Proofreading Service - Pain in the English
Proofreading Service - Pain in the English

Your Pain Is Our Pleasure

24-Hour Proofreading Service—We proofread your Google Docs or Microsoft Word files. We hate grammatical errors with passion. Learn More

Proofreading Service - Pain in the English
Proofreading Service - Pain in the English

Your Pain Is Our Pleasure

24-Hour Proofreading Service—We proofread your Google Docs or Microsoft Word files. We hate grammatical errors with passion. Learn More

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This is a forum to discuss the gray areas of the English language for which you would not find answers easily in dictionaries or other reference books.

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Latest Posts : Pet Peeves

Is anyone annoyed by “double words,” such as:  Were you happy happy?  Was it fixed fixed?  Do you know how to type type?  Now, here’s a doozy:  “He’s in his office office.”  What in the heck does that mean?  I’d appreciate your feedback.

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Just how screwed has our language become?

Why do we hear phrases like:

“If he gets in contact with you”

when there are simpler and more meaningful phrases like:

“If he gets in touch with you”

or

“If he contacts you”.

Why do people have this predilection with “get” or “got”?

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Not content with using “roading” as a noun meaning “the provision and building of roads” the New Zealand Transport Agency (NZTA) has now introduced another example of why suits should not be allowed to write signs.

A stretch of motorway on the north side of Auckland is being widened and there is a forest of signs proclaiming “3 laning project in progress”!

GRRRR GNASH GNASH!!                              :)

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I came upon this on their website: “The Senior Management Team at Fettes College have day to day responsibilities for the running of The College. They meet regularly throughout the year and feedback to staff and Governors as appropriate.”

Leaving aside the rather Germanic employment of capital letters on some, but strangely then not all, of the nouns in this statement, and the wholly gratuitous ‘as appropriate’ tacked on to fill up some space, I find most irksome the use here of ‘feedback’ as a verb. I would use two words: ‘feed back’ (a compound verb), or I would insert a verb and say ‘provide feedback’ (noun + verb). In fact I would much prefer to avoid this ugly expression altogether and use a term such as ‘report back to’ or ‘report to’. Am I alone in finding this whole thing rather disappointing for a major British school?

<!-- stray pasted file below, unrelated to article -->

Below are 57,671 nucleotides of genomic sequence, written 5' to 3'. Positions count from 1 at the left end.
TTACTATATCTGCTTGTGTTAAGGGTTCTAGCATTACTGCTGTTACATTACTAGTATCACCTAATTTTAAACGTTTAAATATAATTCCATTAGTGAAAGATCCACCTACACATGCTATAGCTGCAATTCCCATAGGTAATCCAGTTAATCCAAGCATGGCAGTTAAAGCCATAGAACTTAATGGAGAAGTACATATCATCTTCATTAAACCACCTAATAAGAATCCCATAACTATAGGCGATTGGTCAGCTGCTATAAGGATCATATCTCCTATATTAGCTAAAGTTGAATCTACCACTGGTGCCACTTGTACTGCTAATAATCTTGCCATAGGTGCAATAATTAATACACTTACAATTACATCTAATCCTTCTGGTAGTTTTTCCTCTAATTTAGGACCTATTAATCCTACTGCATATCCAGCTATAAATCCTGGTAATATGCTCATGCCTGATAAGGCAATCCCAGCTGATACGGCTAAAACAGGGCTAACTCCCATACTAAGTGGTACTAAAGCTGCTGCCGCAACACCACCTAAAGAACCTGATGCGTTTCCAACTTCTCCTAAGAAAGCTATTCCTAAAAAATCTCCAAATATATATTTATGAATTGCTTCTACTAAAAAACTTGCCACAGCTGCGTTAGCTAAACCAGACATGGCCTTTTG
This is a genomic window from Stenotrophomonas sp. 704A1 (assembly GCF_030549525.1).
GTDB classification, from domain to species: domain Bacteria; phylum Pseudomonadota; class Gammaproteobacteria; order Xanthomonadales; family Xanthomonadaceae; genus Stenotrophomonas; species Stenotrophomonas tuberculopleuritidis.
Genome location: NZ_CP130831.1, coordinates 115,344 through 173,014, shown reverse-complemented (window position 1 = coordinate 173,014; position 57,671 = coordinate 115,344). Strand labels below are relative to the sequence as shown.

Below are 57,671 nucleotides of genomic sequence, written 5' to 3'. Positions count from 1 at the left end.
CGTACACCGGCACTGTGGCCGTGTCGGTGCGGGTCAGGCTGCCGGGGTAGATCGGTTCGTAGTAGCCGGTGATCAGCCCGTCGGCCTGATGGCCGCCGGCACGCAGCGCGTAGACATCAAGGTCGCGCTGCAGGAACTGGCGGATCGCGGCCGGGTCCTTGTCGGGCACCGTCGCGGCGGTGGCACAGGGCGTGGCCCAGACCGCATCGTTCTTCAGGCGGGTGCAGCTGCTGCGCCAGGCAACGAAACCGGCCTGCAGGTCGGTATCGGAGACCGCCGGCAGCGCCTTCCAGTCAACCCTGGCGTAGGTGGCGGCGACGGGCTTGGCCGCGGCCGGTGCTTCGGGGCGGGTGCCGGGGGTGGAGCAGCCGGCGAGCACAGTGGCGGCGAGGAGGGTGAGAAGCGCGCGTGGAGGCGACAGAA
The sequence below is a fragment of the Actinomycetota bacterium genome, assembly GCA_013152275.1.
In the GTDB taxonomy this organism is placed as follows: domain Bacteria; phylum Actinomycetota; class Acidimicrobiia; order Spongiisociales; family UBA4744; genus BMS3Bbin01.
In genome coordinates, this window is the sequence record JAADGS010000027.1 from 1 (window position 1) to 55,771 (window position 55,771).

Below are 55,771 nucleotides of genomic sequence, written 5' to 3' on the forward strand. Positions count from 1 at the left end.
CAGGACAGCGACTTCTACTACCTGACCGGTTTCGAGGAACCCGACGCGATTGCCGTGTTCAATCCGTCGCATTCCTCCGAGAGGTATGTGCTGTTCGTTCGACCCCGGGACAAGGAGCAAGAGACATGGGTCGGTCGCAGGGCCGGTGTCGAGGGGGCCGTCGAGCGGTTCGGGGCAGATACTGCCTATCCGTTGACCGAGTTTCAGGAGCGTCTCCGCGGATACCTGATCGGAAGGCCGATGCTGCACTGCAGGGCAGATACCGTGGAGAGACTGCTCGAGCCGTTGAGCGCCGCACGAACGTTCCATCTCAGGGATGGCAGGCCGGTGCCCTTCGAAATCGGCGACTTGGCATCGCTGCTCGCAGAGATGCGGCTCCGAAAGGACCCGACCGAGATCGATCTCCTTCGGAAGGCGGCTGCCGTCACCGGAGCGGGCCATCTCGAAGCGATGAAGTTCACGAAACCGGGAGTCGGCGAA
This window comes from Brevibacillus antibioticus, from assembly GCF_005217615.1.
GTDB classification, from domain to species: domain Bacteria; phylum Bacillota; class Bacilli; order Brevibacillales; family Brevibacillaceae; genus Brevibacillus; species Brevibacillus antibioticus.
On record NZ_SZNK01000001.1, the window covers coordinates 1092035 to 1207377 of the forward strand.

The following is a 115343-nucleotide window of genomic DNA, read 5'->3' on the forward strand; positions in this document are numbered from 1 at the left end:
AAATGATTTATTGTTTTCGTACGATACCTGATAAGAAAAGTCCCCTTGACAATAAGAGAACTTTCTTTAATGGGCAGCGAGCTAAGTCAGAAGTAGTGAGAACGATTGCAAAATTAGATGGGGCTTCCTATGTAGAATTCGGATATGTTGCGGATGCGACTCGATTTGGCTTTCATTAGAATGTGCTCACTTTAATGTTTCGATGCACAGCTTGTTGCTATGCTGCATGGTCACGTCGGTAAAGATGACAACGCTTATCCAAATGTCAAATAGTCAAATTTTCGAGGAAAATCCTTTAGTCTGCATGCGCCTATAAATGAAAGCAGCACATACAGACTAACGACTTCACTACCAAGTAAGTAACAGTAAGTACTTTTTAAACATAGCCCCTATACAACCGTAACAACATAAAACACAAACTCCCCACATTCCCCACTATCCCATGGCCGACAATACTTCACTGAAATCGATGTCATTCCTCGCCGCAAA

It’s like the sign at Gatwick airport which directs passengers to do something along the lines of ‘check-in here’ where what is meant is ‘check in here’ because ‘check in’, being what you do, is a compound verb, and ‘check-in’, being the name of the place where you do it, is a noun. 

It is very elementary grammar, as taught to me at about the age of eight, noun! verb! and I find it almost incredible that a renowned Scottish public school can be so sloppy, and that a major airport in England, an English-speaking country, does not proof-read what is to be painted in huge letters on its walls. 

On the other hand, one’s reaction to seeing in Phnom Penh, in Cambodia, the “PRINCESSS HOTEL” in huge pink neon lights ranged in a column above the door, has to be mirth, and wondering what the extra S cost the management. It is not as though they could not afford an apostrophe, as in the foyer are life-size photographs of a number of these estimable ladies, so the ‘princesss’ are plural. So it was an ‘e’ which proved beyond budget, then, or a proof-reader. But that of course is forgivable, as it is not in an anglophone country.

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I’m not usually a peever, but I do make an exception for business buzzwords. A recent survey in Britain found that many office workers felt ‘management-speak’  to be ‘a pointless irritation’. Up to now my least favourite has been ‘going forward’, an expression Lucy Kellaway at the Financial Times campaigned against when it first appeared, but to no avail: everyone uses it now, from Obama to Beckham. But the one that I’m increasingly noticing is ‘reach out’. 

Apart from its physical meanings, my dictionary gives this meaning for ‘reach out’:

reach out to somebody - to show somebody that you are interested in them and/or want to help them - “The church needs to find new ways of reaching out to young people.”

Which is fine. But increasingly it seems to be being used simply to mean ‘contact’, especially on tech sites, for no good reason that I can see other than trendiness. Some examples:

‘If you would like any other suggestions or need help with transitioning your current Google Reader RSS feeds, please reach out to a Library’

‘Wired has also reached out to Google for additional comment.’

‘If you want to follow up, feel free to reach out to me by phone.’

I know I’m just an old fuddy-duddy, and these expressions are harmless, but they do niggle a bit. Any comments? Or anyone for Buzzword Bingo?